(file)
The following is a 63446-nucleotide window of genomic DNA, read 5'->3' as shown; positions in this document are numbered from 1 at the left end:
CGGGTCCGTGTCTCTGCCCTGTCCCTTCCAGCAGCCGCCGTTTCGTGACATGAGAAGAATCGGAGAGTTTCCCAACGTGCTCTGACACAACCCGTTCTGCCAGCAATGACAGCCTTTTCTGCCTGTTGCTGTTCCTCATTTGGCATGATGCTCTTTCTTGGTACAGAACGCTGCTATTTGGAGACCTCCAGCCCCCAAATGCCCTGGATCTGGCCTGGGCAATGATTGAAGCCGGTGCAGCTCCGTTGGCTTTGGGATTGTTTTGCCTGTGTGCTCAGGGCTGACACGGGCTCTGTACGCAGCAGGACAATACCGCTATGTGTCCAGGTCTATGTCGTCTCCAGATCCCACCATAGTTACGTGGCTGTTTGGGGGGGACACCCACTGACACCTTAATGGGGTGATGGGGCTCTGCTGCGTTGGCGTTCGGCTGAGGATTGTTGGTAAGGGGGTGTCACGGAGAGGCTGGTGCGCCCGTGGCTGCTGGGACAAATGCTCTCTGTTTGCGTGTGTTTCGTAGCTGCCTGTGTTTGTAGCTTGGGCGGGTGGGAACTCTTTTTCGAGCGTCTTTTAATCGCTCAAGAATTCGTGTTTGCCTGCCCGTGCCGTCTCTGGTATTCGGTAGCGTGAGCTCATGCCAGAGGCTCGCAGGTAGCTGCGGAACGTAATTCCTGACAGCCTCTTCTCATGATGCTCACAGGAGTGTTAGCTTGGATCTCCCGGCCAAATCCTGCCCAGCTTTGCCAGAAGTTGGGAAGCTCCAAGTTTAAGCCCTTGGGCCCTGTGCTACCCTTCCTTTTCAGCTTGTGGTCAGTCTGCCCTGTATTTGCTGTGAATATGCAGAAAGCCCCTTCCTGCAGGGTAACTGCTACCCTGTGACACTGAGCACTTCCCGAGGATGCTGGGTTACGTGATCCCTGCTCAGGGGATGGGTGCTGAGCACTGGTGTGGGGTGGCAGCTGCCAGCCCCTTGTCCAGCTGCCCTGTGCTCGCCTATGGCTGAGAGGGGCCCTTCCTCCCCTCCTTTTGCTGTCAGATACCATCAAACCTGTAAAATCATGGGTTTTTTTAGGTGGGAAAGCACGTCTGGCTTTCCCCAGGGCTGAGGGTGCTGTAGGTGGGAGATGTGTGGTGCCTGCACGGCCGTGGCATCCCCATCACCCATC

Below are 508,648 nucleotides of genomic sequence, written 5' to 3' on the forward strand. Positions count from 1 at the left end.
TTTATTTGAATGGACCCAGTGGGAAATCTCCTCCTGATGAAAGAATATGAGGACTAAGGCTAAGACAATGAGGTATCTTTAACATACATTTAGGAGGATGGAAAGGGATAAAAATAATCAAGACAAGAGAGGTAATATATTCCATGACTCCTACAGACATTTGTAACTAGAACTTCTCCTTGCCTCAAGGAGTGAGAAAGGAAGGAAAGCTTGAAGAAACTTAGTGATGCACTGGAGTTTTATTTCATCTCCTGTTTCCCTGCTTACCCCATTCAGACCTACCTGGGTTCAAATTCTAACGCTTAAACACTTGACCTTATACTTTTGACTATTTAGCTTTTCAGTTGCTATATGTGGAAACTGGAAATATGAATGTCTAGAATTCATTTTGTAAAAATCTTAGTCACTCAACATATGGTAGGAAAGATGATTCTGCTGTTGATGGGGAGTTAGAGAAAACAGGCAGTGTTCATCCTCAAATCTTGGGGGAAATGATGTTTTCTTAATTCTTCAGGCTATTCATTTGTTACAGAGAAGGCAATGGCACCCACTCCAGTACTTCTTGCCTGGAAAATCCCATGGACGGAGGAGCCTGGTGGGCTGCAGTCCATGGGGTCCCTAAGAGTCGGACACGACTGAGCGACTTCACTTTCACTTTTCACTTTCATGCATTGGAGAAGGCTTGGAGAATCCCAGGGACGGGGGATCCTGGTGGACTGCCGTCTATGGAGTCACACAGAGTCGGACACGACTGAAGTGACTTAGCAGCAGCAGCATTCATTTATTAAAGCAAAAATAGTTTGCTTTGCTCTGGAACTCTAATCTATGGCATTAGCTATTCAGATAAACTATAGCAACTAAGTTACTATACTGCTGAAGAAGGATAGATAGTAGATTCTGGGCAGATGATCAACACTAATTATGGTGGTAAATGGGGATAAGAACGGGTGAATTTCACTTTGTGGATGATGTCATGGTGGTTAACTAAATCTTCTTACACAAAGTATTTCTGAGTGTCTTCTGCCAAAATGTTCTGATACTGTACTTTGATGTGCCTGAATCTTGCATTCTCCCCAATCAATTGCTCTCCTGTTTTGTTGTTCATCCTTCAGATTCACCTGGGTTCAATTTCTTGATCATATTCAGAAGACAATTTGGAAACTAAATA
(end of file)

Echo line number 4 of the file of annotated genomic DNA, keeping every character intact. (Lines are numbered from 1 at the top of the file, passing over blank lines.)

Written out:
TTTATTTGAATGGACCCAGTGGGAAATCTCCTCCTGATGAAAGAATATGAGGACTAAGGCTAAGACAATGAGGTATCTTTAACATACATTTAGGAGGATGGAAAGGGATAAAAATAATCAAGACAAGAGAGGTAATATATTCCATGACTCCTACAGACATTTGTAACTAGAACTTCTCCTTGCCTCAAGGAGTGAGAAAGGAAGGAAAGCTTGAAGAAACTTAGTGATGCACTGGAGTTTTATTTCATCTCCTGTTTCCCTGCTTACCCCATTCAGACCTACCTGGGTTCAAATTCTAACGCTTAAACACTTGACCTTATACTTTTGACTATTTAGCTTTTCAGTTGCTATATGTGGAAACTGGAAATATGAATGTCTAGAATTCATTTTGTAAAAATCTTAGTCACTCAACATATGGTAGGAAAGATGATTCTGCTGTTGATGGGGAGTTAGAGAAAACAGGCAGTGTTCATCCTCAAATCTTGGGGGAAATGATGTTTTCTTAATTCTTCAGGCTATTCATTTGTTACAGAGAAGGCAATGGCACCCACTCCAGTACTTCTTGCCTGGAAAATCCCATGGACGGAGGAGCCTGGTGGGCTGCAGTCCATGGGGTCCCTAAGAGTCGGACACGACTGAGCGACTTCACTTTCACTTTTCACTTTCATGCATTGGAGAAGGCTTGGAGAATCCCAGGGACGGGGGATCCTGGTGGACTGCCGTCTATGGAGTCACACAGAGTCGGACACGACTGAAGTGACTTAGCAGCAGCAGCATTCATTTATTAAAGCAAAAATAGTTTGCTTTGCTCTGGAACTCTAATCTATGGCATTAGCTATTCAGATAAACTATAGCAACTAAGTTACTATACTGCTGAAGAAGGATAGATAGTAGATTCTGGGCAGATGATCAACACTAATTATGGTGGTAAATGGGGATAAGAACGGGTGAATTTCACTTTGTGGATGATGTCATGGTGGTTAACTAAATCTTCTTACACAAAGTATTTCTGAGTGTCTTCTGCCAAAATGTTCTGATACTGTACTTTGATGTGCCTGAATCTTGCATTCTCCCCAATCAATTGCTCTCCTGTTTTGTTGTTCATCCTTCAGATTCACCTGGGTTCAATTTCTTGATCATATTCAGAAGACAATTTGGAAACTAAATA